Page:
Text: Matthew 5:33-37 Let your word be ‘yes, yes’ or ‘no, no.’
Marcus Aurelius, Roman emperor and Stoic philosopher, said that the soul is died the colour of its leisure thoughts. We know that thoughts can torment or even persecute. They can race like a Porche 911 and become almost impossible to control. Are we at the mercy of our thoughts or can we do something about them? To think or not to think, that is the question (sorry Shakespeare)
Thought de-fusion is an important psychological technique. Thoughts and emotions are often closely linked. They can be ‘sticky’. TD is a way of separating or to de-fusing the thought from negative emotions. You might feel triggered by a distressing thought which spikes your anxiety or worsens your mood. An individual’s thoughts can be one-sided and lose perspective or become fixated. Or a person can become so preoccupied and not present to what’s happening in his or her life.
Negative thoughts can be emotionally bruising. This can happen when thoughts are taken too seriously.
Essentially thought diffusion does two things. It states the obvious: A thought is just a thought. Sometimes we give substance to negative thoughts as if the voice was that of a thundering Old Testament prophet. This leads to cycles such as I am a bad person if I think I’m a bad person. Traditionally CBT has disputed negative thoughts, but Acceptance and Commitment Therapy (ACT) encourages a person to simply let the thought be thought, observe it in a gentle and curious way, and not take it too seriously. After all a thought is just a thought. This breaks the cycle and provides an escape hatch.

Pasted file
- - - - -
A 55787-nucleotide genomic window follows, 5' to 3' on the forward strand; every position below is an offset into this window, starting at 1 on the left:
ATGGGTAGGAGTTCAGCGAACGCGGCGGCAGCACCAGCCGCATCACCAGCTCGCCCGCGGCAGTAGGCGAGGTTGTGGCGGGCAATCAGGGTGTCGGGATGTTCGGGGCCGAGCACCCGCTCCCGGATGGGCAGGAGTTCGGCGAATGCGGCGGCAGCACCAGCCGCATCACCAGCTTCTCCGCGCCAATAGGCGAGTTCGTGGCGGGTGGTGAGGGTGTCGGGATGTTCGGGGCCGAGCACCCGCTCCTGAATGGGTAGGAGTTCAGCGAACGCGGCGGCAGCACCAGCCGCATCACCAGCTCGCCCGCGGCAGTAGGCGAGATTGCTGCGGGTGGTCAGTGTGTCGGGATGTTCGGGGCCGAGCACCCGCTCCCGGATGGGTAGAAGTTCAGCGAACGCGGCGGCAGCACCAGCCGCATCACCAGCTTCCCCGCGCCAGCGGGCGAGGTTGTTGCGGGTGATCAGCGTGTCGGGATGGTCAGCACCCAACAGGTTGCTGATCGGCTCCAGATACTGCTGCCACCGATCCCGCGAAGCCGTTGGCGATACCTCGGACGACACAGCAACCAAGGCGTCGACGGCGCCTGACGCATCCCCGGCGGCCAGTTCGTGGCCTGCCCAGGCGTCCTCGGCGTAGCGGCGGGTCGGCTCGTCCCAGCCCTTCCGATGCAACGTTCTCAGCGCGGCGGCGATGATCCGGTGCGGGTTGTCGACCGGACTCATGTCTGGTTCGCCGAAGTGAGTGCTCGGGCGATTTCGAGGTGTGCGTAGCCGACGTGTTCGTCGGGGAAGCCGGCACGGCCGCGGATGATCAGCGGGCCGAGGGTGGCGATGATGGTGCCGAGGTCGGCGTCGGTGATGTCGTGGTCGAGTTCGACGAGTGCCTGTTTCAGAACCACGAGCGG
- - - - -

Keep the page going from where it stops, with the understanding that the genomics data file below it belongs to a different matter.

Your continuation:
Thoughts are what minds produce. It is like a counterfeiter who prints money, minds produce thoughts. For example, if I ask you to think about a pink elephant in a tutu. This is of course an absurd thought. Elephants are rarely pink and not graceful enough to be a ballet dancer. Nor do they have any motivation. I will stop my fanciful associations. Or if I say the moon is made out of Swiss cheese. This is to illustrate that a thought is simply a thought. It does not establish the reality of elephants in tutus or the essence of the moon.
Let’s try it. Select a negative thought about yourself which gets under your skin. Maybe something like ‘I’m a lazy person.’ Now simply observe that thought, be curious, and allow it to be just a thought.